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Off the runway at London Fashion Week, crowd of street stylists steal the show

A woman wearing plastic clothes poses for pictures on the first day of London Fashion Week, in London, Friday, Feb. 14, 2014. (AP Photo/Alastair Grant)

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A woman wearing plastic clothes poses for pictures on the first day of London Fashion Week, in London, Friday, Feb. 14, 2014. (AP Photo/Alastair Grant)

LONDON - Can't get a ticket to a catwalk show? Use a little imagination, and you can star in your own.

The fashion world may be notoriously snooty and exclusive, but a thriving street style and fashion blogging scene means that much of the action at London Fashion Week is now on the streets, not the runway. Anyone can become an Internet sensation — provided their outfit is beautiful or clever enough to catch a photographer's eye.

The courtyard at London's Somerset House, fashion week's headquarters, was crawling Friday with eagle-eyed street photographers hunting down the best-dressed attendees. At every corner dozens of students, bloggers and model wannabes were twirling and pouting for cameras, trying their best to look composed in the driving wind and rain. More were wandering around, waiting for their moment in the limelight.

"At fashion weeks, the show is out here on the street," said Carmen Negoita, a blogger in a bright red floppy hat, spiky leopard Christian Louboutin heels and a red coat draped artfully over her shoulders. She was instantly pounced upon by waiting photographers, and she happily rattled off every component of her outfit when asked.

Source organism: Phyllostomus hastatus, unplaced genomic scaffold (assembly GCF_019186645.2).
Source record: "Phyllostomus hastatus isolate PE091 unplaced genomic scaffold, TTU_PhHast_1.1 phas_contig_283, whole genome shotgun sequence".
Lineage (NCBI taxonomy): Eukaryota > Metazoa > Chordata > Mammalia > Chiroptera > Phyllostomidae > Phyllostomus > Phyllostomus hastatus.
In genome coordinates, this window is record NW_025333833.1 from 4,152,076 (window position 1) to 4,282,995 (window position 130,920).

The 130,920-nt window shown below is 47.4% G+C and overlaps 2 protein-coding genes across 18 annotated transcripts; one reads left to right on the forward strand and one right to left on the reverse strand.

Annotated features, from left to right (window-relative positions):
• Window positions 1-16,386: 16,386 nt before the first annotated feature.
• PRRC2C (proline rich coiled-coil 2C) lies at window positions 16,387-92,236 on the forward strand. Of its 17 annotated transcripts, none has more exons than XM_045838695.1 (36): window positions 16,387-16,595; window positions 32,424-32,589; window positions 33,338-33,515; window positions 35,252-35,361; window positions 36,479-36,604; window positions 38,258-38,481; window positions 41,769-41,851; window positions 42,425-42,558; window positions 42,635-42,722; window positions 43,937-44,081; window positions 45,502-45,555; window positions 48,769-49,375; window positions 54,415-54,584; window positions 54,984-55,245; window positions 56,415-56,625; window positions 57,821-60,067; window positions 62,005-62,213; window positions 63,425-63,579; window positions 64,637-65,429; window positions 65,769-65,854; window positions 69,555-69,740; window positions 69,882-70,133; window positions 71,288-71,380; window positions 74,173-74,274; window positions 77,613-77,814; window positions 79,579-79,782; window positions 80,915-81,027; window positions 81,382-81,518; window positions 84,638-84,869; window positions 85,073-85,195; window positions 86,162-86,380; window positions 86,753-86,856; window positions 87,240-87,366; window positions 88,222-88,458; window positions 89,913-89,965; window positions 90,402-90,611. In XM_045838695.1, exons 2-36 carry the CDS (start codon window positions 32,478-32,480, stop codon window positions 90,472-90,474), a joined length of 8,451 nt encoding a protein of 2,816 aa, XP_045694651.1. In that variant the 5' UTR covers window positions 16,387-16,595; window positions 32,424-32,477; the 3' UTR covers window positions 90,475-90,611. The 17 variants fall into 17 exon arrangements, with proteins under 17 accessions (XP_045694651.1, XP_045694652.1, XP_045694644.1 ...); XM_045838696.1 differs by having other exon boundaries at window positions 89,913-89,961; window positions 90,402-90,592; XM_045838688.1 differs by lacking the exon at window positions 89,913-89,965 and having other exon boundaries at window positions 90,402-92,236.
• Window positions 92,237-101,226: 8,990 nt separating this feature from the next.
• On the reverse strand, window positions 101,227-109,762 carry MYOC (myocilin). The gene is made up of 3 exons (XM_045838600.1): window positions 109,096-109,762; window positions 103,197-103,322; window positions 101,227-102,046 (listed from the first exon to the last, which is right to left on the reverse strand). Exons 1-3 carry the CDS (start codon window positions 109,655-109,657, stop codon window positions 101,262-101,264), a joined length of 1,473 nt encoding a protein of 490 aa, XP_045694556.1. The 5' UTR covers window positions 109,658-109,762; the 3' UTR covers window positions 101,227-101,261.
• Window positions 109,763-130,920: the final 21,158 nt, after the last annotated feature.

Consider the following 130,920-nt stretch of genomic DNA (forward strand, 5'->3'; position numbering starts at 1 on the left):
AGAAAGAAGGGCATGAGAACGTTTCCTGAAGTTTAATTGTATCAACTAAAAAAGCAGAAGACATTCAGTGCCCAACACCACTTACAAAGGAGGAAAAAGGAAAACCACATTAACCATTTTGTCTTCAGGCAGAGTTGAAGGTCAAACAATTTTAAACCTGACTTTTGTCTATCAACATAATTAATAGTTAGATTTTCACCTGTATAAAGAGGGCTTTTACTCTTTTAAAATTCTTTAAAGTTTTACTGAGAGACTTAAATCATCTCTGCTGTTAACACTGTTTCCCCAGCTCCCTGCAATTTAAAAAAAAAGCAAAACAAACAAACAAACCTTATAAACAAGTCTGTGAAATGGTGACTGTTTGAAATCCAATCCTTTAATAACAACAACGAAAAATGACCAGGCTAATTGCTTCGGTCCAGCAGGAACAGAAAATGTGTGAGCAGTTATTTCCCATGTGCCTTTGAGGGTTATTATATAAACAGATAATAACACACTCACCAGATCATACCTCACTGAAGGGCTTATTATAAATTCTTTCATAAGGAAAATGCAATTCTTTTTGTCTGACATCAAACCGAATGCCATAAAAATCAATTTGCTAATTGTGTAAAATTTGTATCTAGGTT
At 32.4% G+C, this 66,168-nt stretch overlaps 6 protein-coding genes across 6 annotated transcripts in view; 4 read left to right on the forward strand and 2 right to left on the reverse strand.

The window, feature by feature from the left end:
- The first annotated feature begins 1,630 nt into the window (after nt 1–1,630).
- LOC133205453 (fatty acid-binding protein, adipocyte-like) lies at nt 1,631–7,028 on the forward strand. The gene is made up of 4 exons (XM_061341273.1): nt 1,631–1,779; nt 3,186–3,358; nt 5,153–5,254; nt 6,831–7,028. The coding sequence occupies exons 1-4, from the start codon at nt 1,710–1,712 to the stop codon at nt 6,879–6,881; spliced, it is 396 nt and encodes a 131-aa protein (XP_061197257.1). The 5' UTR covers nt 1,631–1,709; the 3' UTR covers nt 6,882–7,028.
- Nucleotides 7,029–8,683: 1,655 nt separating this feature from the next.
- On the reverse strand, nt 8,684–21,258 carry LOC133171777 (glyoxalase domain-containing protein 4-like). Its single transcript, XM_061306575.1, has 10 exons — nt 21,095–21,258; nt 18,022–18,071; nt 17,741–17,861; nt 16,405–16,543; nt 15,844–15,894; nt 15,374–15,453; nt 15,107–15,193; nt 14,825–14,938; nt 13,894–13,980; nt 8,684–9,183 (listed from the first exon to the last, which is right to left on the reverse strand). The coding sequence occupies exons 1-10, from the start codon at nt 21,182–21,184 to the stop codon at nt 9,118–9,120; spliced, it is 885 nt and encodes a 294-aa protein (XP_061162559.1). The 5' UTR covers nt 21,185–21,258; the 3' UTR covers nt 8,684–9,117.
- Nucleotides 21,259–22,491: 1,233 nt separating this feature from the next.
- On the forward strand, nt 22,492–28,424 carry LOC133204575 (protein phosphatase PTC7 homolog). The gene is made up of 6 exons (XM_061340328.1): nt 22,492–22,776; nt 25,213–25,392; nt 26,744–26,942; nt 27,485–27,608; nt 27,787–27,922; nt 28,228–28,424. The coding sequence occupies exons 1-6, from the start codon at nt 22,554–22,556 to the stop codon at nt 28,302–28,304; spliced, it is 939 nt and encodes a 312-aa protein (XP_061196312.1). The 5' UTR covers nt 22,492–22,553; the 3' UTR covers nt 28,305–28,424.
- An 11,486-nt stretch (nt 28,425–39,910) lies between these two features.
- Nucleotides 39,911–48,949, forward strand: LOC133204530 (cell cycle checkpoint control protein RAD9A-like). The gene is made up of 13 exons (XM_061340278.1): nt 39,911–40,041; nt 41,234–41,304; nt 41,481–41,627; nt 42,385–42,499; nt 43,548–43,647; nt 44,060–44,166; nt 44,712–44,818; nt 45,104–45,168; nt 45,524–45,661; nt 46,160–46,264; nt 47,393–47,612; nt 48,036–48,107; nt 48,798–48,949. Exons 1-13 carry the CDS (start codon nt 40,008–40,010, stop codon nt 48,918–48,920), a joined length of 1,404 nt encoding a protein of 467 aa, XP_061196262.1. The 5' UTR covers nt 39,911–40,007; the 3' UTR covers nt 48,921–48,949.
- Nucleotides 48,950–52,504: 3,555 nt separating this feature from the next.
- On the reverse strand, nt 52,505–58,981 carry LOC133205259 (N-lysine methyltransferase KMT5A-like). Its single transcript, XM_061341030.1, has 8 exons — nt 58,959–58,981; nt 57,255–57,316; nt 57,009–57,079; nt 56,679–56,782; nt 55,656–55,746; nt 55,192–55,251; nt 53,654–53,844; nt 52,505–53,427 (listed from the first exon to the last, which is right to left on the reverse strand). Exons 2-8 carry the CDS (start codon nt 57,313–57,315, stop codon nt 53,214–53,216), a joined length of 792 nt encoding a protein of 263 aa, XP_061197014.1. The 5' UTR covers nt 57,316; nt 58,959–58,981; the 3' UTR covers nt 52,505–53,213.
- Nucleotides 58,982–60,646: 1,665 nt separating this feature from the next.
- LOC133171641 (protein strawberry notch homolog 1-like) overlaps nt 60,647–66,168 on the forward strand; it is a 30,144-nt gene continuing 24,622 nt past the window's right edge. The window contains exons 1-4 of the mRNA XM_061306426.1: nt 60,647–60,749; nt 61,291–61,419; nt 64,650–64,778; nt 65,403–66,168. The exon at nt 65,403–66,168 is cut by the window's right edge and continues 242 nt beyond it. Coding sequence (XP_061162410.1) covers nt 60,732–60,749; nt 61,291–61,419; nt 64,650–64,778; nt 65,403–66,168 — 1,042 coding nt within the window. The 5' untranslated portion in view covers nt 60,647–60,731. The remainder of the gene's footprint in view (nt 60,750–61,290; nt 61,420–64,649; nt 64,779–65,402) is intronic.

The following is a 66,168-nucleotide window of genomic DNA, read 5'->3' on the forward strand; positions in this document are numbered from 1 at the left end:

Isn't she cold? And aren't her feet hurting? "Yes, but if you want to be beautiful you have to sacrifice," she said. "Besides it's just a week. I don't dress up like this every day. It's a show."

Suzanne Middlemass, a freelance photographer, said most women relate to street fashion much more than catwalk looks because it showcases "real women" of different shapes and sizes mixing and matching brands and styles.

"I'm looking for something different. A bag or a shoe can really help you stand out. It can also be something really simple but well thought-out," she said.

The big no-no is trying too hard: "You can always spot those," she said. "Not everyone gets it right. You need to have an eye for it."

Some come dressed for the party, but have little interest in the actual designer shows on the week's packed schedule. Maddy Killick, a fashion student who stood out from the crowd with her sparkly orange raincoat, metallic green dress, white tights and silver sneakers, said designer shows that were too commercial bored her.

"I do go to some shows but they're not that exciting. Some are quite monotonous," the 18-year-old said. "I just like to come for the atmosphere, to meet people and look at what other people are wearing."

People who sneer at fashionistas for being narcissistic have got it wrong, she added.

"I don't do it to stand out. It's just a platform for expressing myself."

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